A Christian widow and mother of three was abducted, raped, murdered, and doused with acid after she refused to convert to Islam and marry one of her abductors.
Shazia Imran worked at LUMS University in Lahore, Pakistan. On 6 June, at the end of her work shift, she failed to return home. Worried family members searched throughout the night for her and, the next day, they filed a police report. The police contacted the family that same day to notify them that a body was found in the morning. The family was able to identify the body as their missing loved one.
For some time prior to the attack, Shazia had been receiving pressure from a local Muslim man, Mani Gujjar. Not wanting to cause problems for the rest of her family, she did not share this concern with them until a few days before her murder. At that time, she told her sister-in-law that Mani had threatened to kill her if she did not convert to Islam and marry him.
When questioned by the authorities, Mani confessed to the crime. However, the police have not pursued the arrests of three accomplices: Mani’s brother and two cousins. The accused claims that the Christian woman had been in a relationship with him but recently started blackmailing him. “We doubt that we’ll get justice for our sister, as the police [officials’] bias is evident,” stated the victim’s brother Zafar. He and his family have gone into hiding due to fear of retribution.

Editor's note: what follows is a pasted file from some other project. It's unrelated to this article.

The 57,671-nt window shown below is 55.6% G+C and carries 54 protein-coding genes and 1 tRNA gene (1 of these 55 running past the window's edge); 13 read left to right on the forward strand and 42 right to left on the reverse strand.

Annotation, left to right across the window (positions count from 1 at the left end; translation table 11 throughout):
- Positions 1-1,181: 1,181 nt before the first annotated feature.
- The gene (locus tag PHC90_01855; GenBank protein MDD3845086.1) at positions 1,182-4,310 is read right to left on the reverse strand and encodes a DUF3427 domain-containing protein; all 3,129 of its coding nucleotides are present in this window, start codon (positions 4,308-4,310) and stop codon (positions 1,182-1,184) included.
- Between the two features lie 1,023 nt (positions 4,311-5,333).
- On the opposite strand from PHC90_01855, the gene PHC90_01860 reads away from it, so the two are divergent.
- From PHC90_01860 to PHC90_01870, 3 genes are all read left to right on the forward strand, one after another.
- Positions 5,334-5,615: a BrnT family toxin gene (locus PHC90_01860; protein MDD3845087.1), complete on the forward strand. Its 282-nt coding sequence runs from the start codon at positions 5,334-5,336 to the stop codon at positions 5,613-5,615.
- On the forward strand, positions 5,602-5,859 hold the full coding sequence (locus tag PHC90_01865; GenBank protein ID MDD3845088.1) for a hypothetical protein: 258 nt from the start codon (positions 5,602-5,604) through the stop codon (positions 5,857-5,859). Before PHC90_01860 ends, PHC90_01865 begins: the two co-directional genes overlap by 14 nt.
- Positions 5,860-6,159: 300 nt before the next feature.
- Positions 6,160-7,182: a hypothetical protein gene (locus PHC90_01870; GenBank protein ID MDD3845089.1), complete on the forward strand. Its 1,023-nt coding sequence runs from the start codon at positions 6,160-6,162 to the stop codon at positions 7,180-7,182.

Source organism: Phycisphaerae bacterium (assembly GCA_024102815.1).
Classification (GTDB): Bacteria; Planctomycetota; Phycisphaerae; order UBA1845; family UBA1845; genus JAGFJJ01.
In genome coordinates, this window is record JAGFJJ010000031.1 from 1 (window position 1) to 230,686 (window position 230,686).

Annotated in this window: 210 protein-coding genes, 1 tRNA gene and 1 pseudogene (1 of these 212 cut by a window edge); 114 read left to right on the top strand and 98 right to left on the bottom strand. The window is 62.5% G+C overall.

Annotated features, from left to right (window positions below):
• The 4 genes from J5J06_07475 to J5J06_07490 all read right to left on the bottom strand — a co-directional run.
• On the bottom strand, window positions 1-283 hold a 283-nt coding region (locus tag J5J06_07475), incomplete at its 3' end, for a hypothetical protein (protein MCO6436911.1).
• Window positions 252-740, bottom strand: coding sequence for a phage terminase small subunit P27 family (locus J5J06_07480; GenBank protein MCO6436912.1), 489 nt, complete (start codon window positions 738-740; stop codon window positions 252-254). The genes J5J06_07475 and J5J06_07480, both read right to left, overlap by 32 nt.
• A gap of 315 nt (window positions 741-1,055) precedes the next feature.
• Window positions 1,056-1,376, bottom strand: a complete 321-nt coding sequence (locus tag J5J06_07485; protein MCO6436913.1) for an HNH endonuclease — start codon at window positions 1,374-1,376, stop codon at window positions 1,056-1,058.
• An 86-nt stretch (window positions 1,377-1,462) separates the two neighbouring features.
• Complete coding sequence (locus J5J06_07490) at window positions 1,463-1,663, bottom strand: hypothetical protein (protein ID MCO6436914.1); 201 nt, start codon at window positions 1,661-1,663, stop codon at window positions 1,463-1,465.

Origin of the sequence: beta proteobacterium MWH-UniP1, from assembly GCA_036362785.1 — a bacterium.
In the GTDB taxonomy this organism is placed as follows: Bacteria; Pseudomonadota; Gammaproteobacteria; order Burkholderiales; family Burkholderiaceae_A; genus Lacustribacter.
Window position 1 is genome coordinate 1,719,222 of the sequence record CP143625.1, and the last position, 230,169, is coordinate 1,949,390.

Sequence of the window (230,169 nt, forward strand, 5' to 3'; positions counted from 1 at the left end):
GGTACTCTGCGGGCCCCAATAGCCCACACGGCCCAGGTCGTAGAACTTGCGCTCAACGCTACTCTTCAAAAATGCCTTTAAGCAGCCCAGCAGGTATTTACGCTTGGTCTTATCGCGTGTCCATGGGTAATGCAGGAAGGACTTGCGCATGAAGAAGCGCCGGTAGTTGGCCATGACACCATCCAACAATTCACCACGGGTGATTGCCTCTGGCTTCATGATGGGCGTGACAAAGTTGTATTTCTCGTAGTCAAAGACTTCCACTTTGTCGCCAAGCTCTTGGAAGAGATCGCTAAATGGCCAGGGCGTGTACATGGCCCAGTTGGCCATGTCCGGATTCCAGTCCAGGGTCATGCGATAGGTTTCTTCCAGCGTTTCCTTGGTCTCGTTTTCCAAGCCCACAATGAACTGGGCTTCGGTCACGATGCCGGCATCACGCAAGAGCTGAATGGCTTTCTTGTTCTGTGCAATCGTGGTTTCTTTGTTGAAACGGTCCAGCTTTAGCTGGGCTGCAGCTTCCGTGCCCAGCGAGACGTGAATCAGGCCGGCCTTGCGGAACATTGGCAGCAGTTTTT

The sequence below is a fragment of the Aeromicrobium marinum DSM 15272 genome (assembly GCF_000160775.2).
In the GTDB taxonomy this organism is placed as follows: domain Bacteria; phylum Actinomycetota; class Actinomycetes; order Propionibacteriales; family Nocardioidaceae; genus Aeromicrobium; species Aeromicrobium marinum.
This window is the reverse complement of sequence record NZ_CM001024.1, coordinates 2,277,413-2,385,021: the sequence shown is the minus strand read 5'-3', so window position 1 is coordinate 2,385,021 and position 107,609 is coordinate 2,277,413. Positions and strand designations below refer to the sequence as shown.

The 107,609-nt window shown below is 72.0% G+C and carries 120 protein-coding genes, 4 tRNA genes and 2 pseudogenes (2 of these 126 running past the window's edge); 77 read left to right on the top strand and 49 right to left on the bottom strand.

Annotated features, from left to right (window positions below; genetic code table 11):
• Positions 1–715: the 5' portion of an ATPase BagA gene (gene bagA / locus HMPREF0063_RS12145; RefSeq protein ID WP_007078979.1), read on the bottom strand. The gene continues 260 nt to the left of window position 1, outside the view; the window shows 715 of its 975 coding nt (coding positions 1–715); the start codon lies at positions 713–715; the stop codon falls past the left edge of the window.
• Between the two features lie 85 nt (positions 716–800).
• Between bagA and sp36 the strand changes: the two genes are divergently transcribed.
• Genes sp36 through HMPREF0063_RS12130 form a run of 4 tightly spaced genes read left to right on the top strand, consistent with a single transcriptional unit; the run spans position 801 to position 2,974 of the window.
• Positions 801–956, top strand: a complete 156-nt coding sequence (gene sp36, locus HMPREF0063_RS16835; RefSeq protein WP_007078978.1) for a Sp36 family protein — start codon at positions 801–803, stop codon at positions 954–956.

Shazia’s husband had passed away 18 months earlier under suspicious circumstances. The family believes that Shazia’s attackers are the same people who were responsible for her husband’s death, which was ruled an accident by the police. Shazia leaves behind two sons, Salman (16) and Abrar (6), as well as a daughter, Aliza (7). While they are under the care of their uncle Zafar, Salman is working to provide for his siblings. The younger children have been unable to continue their education because of financial constraints.
Forced conversions and marriages happen frequently in Pakistan but are often not reported, nor are they sufficiently pursued within the country’s legal system.